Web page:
African American Poetry (1870-1928): A Digital Anthology

Exploring Datasets related to African American poetry

As this site has grown, we have begun using this site to collect and interpret data related to African American poetry. There are two major 'angles' on the poetry we've been exploring: 

1) African American Periodical Poetry (1900-1928). In 2023-2024, this project was supported by a grant from the Mozilla Foundation that allowed us to hire a graduate RA (Kate Hennessey), whose contributions enabled a significant increase in the amount of periodical poetry included on the Anthology. We created a faily comprehensive spreadsheet of African American periodical poetry, with attributes listing venue of publication, date of publication, editors, and poetic form, among other things. 

At the present moment, that dataset is housed here. It can be downloaded by users. Please see the "Data Essay," "How to Use," "Discussion and Activities" for ideas about how to use this dataset effectively. 

2. Published books by African American Poets. We've also compiled a dataset based on Dorothy Porter's North American Negro Poets: A Bibliographical Checklist 1760-1944  (1945). Porter's Checklist, which is in turn a revision of Arthur Schomburg's 1916 Bibliographical Checklist, is close to a comprehensive account of all books of poetry published by Black authors during these years.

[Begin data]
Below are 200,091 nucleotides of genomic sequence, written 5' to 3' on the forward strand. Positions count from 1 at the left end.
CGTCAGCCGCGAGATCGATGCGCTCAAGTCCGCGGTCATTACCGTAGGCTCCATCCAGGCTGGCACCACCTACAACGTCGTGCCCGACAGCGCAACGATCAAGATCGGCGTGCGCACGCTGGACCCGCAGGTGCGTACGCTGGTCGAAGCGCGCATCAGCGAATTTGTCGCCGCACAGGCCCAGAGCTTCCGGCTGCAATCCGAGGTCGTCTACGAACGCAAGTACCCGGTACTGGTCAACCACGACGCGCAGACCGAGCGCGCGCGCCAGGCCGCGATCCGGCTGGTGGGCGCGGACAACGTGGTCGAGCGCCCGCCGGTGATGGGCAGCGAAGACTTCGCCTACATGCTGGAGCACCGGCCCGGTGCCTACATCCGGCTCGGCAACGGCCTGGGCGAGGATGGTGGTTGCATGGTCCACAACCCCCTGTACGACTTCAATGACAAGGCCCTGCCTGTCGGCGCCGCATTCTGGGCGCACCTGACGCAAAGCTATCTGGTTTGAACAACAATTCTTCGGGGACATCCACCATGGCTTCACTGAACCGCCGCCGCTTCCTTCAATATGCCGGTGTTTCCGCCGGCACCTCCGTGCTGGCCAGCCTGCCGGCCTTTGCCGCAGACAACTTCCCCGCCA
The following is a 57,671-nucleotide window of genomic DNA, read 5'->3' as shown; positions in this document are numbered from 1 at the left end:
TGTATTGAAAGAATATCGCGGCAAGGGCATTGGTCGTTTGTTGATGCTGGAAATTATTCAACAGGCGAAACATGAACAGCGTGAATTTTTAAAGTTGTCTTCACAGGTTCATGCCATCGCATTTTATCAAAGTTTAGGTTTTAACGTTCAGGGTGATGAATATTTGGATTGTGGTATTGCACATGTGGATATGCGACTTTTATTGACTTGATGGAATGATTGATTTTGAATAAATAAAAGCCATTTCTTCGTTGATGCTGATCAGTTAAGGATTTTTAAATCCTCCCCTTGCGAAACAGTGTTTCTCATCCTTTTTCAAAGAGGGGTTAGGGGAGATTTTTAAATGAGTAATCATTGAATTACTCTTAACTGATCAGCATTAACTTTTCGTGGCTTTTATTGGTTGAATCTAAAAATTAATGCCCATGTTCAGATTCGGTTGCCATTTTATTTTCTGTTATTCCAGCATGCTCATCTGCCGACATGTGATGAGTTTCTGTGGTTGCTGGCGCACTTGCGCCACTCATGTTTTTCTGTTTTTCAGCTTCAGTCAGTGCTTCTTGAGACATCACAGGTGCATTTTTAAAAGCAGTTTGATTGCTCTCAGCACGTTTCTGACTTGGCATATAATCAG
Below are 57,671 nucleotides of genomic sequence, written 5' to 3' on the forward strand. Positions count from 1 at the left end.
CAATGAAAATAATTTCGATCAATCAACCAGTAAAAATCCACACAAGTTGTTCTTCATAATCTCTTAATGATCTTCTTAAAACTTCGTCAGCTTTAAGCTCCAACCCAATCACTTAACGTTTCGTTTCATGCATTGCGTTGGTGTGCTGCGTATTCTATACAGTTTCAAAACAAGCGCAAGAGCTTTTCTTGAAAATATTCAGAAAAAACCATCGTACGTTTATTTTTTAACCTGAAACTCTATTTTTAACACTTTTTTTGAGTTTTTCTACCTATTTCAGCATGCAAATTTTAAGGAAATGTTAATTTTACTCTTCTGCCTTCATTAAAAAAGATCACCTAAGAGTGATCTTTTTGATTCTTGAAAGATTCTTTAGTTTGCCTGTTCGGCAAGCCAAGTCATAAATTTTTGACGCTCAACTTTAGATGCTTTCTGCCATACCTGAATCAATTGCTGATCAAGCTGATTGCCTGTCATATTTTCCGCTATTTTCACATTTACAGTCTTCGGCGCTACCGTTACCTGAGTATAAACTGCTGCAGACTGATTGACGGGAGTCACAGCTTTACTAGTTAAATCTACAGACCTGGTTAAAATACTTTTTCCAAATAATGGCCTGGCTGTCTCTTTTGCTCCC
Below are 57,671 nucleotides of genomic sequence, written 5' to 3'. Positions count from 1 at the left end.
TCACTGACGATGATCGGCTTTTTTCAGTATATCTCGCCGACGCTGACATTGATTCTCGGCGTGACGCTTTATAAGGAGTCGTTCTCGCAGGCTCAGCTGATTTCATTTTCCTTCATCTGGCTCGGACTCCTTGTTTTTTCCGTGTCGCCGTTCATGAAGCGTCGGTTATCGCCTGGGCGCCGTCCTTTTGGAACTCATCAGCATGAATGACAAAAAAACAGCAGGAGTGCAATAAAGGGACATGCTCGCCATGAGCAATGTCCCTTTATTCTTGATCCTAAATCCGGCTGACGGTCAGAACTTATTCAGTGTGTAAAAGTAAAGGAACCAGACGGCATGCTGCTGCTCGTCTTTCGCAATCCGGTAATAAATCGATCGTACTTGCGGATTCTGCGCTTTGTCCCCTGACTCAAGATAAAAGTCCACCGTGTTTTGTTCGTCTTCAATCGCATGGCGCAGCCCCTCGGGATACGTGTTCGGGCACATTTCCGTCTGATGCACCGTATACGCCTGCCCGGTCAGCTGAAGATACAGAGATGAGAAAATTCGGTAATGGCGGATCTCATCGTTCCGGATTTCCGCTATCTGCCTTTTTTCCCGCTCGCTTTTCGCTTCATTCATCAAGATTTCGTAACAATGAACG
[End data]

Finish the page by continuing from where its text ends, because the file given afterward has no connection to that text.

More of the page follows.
Dorothy Porter was a groundbreaking librarian who worked at Howard University; there is a helpful profile of her accomplishments by Zita Nunes at Smithsonian Magazine.

From Porter's list, I have been working with just the years 1850-1944, since those are closer to my own area of historical emphasis, and have converted it to spreadsheet form. Here and there I have found a couple of items Porter appears to have missed; I have added in entries to the dataset in those instances.  

Having access to all of the texts from a limited historical period might allow us to look at Black poetry without the constraints of editorial filters and academic tradition. This 'macro-look' effectively gives us the ability to reset our understanding of the material. With African American poetry, that might entail decentering the 'Harlem Renaissance' as an endpoint, along with the best-known names from the 1920s. Some of what's entailed in the reset might be quantitative (i.e., analysis at scale), though we'll also endeavor to make interpretive assessments from reading the poetry itself (as much of it as we can). A few preliminary questions I have go as follows: 

Contents of this path: